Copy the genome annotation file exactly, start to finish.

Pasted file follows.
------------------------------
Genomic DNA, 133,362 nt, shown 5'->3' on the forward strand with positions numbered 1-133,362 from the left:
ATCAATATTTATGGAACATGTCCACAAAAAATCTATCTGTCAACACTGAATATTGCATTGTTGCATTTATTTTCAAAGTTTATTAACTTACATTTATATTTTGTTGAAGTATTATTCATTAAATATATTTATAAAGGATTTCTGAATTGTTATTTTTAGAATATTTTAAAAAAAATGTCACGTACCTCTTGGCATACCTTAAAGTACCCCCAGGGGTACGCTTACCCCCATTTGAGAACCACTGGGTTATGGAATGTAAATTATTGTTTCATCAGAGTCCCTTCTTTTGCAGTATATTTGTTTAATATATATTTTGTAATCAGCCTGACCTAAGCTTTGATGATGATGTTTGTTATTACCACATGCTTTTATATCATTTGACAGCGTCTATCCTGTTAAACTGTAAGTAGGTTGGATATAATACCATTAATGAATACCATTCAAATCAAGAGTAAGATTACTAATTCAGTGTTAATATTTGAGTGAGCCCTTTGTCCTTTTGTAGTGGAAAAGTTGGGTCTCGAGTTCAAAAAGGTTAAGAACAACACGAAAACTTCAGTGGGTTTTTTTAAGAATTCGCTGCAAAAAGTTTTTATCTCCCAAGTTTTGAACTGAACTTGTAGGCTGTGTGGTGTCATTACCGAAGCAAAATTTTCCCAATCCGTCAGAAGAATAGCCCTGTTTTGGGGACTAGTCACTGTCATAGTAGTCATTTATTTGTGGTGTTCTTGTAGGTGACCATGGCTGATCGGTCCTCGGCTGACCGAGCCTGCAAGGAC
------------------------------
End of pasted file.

Genomic DNA, 133,362 nt, shown 5'->3' on the forward strand with positions numbered 1-133,362 from the left:
ATCAATATTTATGGAACATGTCCACAAAAAATCTATCTGTCAACACTGAATATTGCATTGTTGCATTTATTTTCAAAGTTTATTAACTTACATTTATATTTTGTTGAAGTATTATTCATTAAATATATTTATAAAGGATTTCTGAATTGTTATTTTTAGAATATTTTAAAAAAAATGTCACGTACCTCTTGGCATACCTTAAAGTACCCCCAGGGGTACGCTTACCCCCATTTGAGAACCACTGGGTTATGGAATGTAAATTATTGTTTCATCAGAGTCCCTTCTTTTGCAGTATATTTGTTTAATATATATTTTGTAATCAGCCTGACCTAAGCTTTGATGATGATGTTTGTTATTACCACATGCTTTTATATCATTTGACAGCGTCTATCCTGTTAAACTGTAAGTAGGTTGGATATAATACCATTAATGAATACCATTCAAATCAAGAGTAAGATTACTAATTCAGTGTTAATATTTGAGTGAGCCCTTTGTCCTTTTGTAGTGGAAAAGTTGGGTCTCGAGTTCAAAAAGGTTAAGAACAACACGAAAACTTCAGTGGGTTTTTTTAAGAATTCGCTGCAAAAAGTTTTTATCTCCCAAGTTTTGAACTGAACTTGTAGGCTGTGTGGTGTCATTACCGAAGCAAAATTTTCCCAATCCGTCAGAAGAATAGCCCTGTTTTGGGGACTAGTCACTGTCATAGTAGTCATTTATTTGTGGTGTTCTTGTAGGTGACCATGGCTGATCGGTCCTCGGCTGACCGAGCCTGCAAGGAC